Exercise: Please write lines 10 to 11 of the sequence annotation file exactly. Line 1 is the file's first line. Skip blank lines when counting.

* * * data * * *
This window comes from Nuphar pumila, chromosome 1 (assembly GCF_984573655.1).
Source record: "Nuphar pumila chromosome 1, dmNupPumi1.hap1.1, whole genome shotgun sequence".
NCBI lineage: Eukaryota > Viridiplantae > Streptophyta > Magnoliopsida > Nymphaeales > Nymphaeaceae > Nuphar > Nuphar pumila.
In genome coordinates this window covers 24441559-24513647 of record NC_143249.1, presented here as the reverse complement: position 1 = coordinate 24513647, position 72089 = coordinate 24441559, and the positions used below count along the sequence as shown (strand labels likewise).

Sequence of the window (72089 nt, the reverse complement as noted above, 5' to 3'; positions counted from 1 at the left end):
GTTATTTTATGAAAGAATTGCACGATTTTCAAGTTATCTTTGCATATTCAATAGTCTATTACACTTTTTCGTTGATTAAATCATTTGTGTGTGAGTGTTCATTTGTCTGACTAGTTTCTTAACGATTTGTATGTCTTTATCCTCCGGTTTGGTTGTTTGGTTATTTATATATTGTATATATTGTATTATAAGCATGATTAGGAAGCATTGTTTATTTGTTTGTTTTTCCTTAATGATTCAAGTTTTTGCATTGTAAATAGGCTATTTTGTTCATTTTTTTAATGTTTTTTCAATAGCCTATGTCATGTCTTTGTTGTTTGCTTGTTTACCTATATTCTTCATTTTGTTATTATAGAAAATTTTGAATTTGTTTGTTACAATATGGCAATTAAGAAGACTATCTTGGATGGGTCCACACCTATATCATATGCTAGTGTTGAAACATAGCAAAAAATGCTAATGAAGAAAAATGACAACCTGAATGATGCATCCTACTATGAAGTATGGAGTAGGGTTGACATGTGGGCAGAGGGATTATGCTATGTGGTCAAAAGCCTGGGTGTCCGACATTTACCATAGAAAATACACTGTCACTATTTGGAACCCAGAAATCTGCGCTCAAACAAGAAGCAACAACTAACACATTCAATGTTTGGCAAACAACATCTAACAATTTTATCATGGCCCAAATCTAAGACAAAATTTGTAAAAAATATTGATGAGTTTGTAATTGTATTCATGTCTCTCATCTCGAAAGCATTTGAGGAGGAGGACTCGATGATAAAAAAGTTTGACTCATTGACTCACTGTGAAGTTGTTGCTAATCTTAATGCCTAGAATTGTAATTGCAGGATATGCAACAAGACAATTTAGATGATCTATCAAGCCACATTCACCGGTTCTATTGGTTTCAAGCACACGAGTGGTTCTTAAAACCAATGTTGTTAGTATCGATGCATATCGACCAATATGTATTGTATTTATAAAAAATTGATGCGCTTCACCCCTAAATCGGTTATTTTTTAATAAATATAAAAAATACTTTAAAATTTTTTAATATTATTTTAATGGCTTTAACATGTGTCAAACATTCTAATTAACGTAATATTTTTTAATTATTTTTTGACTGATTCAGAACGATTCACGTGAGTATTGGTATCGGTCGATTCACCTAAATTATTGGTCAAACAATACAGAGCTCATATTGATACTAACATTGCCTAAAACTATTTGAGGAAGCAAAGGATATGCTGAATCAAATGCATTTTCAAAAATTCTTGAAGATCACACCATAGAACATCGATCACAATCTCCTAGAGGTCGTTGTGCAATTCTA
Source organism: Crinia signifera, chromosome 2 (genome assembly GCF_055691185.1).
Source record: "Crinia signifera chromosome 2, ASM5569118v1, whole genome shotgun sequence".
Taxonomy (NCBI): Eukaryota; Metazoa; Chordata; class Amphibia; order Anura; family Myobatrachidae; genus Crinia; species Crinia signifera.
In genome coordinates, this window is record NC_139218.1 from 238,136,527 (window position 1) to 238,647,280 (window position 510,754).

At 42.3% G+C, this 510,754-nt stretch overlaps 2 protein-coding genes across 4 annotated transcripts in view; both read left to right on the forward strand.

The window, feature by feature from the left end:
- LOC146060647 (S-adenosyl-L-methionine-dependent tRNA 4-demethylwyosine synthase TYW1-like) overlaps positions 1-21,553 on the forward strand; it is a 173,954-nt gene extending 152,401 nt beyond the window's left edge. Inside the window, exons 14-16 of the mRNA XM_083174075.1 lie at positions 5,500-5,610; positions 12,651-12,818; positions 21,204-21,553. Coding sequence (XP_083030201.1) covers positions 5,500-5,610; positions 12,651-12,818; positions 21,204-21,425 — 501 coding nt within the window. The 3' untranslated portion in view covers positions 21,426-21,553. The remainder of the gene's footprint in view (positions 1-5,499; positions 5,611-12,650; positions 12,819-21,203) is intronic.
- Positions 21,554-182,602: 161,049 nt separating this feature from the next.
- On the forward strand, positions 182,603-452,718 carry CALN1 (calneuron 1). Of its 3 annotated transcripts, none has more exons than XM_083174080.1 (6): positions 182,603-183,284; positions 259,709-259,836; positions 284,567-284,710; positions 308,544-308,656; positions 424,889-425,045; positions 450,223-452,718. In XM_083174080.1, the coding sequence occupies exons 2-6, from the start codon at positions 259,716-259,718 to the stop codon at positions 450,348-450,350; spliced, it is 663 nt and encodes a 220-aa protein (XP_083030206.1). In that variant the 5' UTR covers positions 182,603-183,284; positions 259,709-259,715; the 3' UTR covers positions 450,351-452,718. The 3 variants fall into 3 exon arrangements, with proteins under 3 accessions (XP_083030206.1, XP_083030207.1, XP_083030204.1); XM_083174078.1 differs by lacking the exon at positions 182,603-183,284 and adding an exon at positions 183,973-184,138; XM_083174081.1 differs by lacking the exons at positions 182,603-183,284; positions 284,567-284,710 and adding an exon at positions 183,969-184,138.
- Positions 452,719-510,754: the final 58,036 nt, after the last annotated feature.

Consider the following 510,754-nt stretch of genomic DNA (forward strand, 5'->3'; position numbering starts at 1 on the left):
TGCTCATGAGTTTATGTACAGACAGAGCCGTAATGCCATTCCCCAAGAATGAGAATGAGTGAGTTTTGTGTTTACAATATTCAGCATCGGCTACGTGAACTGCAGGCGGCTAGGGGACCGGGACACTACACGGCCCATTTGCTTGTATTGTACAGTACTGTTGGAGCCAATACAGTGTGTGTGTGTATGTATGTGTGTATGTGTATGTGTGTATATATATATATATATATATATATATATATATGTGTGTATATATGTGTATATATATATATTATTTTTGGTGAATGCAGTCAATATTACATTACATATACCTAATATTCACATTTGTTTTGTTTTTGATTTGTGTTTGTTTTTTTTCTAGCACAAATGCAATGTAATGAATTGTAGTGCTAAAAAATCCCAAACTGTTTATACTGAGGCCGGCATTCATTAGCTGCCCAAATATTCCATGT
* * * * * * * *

In genome coordinates, this window is record NC_139218.1 from 238,136,527 (window position 1) to 238,647,280 (window position 510,754).

At 42.3% G+C, this 510,754-nt stretch overlaps 2 protein-coding genes across 4 annotated transcripts in view; both read left to right on the forward strand.